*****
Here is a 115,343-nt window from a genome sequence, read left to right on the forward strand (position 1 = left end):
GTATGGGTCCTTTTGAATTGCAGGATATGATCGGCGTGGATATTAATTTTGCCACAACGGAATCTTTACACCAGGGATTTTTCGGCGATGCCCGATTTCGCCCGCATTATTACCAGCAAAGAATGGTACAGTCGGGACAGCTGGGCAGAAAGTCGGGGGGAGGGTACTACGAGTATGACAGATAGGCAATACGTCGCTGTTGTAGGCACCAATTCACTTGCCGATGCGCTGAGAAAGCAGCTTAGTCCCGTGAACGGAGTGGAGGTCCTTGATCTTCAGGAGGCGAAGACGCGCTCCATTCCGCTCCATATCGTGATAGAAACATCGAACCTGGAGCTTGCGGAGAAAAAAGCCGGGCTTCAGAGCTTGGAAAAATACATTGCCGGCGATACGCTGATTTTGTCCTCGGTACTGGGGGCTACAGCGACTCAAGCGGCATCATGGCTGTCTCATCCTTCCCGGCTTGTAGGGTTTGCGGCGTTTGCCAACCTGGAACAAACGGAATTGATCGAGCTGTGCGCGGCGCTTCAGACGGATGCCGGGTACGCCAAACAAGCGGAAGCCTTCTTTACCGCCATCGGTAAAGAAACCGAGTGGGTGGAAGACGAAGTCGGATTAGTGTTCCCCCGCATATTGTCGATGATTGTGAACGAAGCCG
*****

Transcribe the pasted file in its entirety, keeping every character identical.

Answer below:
Here is a 115,343-nt window from a genome sequence, read left to right on the forward strand (position 1 = left end):
GTATGGGTCCTTTTGAATTGCAGGATATGATCGGCGTGGATATTAATTTTGCCACAACGGAATCTTTACACCAGGGATTTTTCGGCGATGCCCGATTTCGCCCGCATTATTACCAGCAAAGAATGGTACAGTCGGGACAGCTGGGCAGAAAGTCGGGGGGAGGGTACTACGAGTATGACAGATAGGCAATACGTCGCTGTTGTAGGCACCAATTCACTTGCCGATGCGCTGAGAAAGCAGCTTAGTCCCGTGAACGGAGTGGAGGTCCTTGATCTTCAGGAGGCGAAGACGCGCTCCATTCCGCTCCATATCGTGATAGAAACATCGAACCTGGAGCTTGCGGAGAAAAAAGCCGGGCTTCAGAGCTTGGAAAAATACATTGCCGGCGATACGCTGATTTTGTCCTCGGTACTGGGGGCTACAGCGACTCAAGCGGCATCATGGCTGTCTCATCCTTCCCGGCTTGTAGGGTTTGCGGCGTTTGCCAACCTGGAACAAACGGAATTGATCGAGCTGTGCGCGGCGCTTCAGACGGATGCCGGGTACGCCAAACAAGCGGAAGCCTTCTTTACCGCCATCGGTAAAGAAACCGAGTGGGTGGAAGACGAAGTCGGATTAGTGTTCCCCCGCATATTGTCGATGATTGTGAACGAAGCCG